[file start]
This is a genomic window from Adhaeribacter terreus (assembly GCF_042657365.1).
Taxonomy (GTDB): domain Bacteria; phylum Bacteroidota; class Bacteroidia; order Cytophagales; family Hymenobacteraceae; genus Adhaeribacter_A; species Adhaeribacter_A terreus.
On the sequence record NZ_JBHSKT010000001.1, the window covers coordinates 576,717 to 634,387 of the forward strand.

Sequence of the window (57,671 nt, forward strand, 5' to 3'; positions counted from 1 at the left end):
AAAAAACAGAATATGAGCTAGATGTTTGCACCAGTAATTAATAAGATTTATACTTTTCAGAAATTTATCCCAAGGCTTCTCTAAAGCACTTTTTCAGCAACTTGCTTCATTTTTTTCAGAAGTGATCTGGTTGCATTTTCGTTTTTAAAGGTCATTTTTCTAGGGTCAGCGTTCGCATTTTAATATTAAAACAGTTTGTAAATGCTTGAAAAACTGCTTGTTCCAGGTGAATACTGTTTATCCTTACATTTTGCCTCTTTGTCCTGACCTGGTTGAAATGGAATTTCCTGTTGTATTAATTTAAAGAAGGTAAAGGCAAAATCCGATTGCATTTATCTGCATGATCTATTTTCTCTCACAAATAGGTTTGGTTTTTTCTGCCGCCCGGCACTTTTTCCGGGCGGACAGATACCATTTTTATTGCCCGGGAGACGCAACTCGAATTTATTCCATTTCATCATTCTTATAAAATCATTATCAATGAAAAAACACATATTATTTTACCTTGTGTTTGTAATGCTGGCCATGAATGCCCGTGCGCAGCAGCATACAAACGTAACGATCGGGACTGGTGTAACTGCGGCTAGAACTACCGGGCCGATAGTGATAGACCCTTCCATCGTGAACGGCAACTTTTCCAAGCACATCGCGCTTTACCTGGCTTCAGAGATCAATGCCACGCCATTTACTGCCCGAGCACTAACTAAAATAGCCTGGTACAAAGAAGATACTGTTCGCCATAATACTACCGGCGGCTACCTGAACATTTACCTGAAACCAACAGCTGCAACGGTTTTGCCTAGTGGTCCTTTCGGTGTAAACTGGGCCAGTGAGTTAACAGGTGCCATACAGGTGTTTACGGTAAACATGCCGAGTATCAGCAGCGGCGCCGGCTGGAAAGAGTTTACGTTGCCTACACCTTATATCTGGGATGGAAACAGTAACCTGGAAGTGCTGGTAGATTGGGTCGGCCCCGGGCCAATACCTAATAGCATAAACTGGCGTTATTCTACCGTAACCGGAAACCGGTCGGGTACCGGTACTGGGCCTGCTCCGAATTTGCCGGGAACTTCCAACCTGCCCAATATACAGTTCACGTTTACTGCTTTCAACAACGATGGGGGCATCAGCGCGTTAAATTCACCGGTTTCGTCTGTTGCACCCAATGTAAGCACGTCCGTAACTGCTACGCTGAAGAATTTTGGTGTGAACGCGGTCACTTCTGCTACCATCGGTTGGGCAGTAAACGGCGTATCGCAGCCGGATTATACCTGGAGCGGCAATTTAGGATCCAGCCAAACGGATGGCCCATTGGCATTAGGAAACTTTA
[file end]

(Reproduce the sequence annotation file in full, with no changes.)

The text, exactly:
This is a genomic window from Adhaeribacter terreus (assembly GCF_042657365.1).
Taxonomy (GTDB): domain Bacteria; phylum Bacteroidota; class Bacteroidia; order Cytophagales; family Hymenobacteraceae; genus Adhaeribacter_A; species Adhaeribacter_A terreus.
On the sequence record NZ_JBHSKT010000001.1, the window covers coordinates 576,717 to 634,387 of the forward strand.

Sequence of the window (57,671 nt, forward strand, 5' to 3'; positions counted from 1 at the left end):
AAAAAACAGAATATGAGCTAGATGTTTGCACCAGTAATTAATAAGATTTATACTTTTCAGAAATTTATCCCAAGGCTTCTCTAAAGCACTTTTTCAGCAACTTGCTTCATTTTTTTCAGAAGTGATCTGGTTGCATTTTCGTTTTTAAAGGTCATTTTTCTAGGGTCAGCGTTCGCATTTTAATATTAAAACAGTTTGTAAATGCTTGAAAAACTGCTTGTTCCAGGTGAATACTGTTTATCCTTACATTTTGCCTCTTTGTCCTGACCTGGTTGAAATGGAATTTCCTGTTGTATTAATTTAAAGAAGGTAAAGGCAAAATCCGATTGCATTTATCTGCATGATCTATTTTCTCTCACAAATAGGTTTGGTTTTTTCTGCCGCCCGGCACTTTTTCCGGGCGGACAGATACCATTTTTATTGCCCGGGAGACGCAACTCGAATTTATTCCATTTCATCATTCTTATAAAATCATTATCAATGAAAAAACACATATTATTTTACCTTGTGTTTGTAATGCTGGCCATGAATGCCCGTGCGCAGCAGCATACAAACGTAACGATCGGGACTGGTGTAACTGCGGCTAGAACTACCGGGCCGATAGTGATAGACCCTTCCATCGTGAACGGCAACTTTTCCAAGCACATCGCGCTTTACCTGGCTTCAGAGATCAATGCCACGCCATTTACTGCCCGAGCACTAACTAAAATAGCCTGGTACAAAGAAGATACTGTTCGCCATAATACTACCGGCGGCTACCTGAACATTTACCTGAAACCAACAGCTGCAACGGTTTTGCCTAGTGGTCCTTTCGGTGTAAACTGGGCCAGTGAGTTAACAGGTGCCATACAGGTGTTTACGGTAAACATGCCGAGTATCAGCAGCGGCGCCGGCTGGAAAGAGTTTACGTTGCCTACACCTTATATCTGGGATGGAAACAGTAACCTGGAAGTGCTGGTAGATTGGGTCGGCCCCGGGCCAATACCTAATAGCATAAACTGGCGTTATTCTACCGTAACCGGAAACCGGTCGGGTACCGGTACTGGGCCTGCTCCGAATTTGCCGGGAACTTCCAACCTGCCCAATATACAGTTCACGTTTACTGCTTTCAACAACGATGGGGGCATCAGCGCGTTAAATTCACCGGTTTCGTCTGTTGCACCCAATGTAAGCACGTCCGTAACTGCTACGCTGAAGAATTTTGGTGTGAACGCGGTCACTTCTGCTACCATCGGTTGGGCAGTAAACGGCGTATCGCAGCCGGATTATACCTGGAGCGGCAATTTAGGATCCAGCCAAACGGATGGCCCATTGGCATTAGGAAACTTTA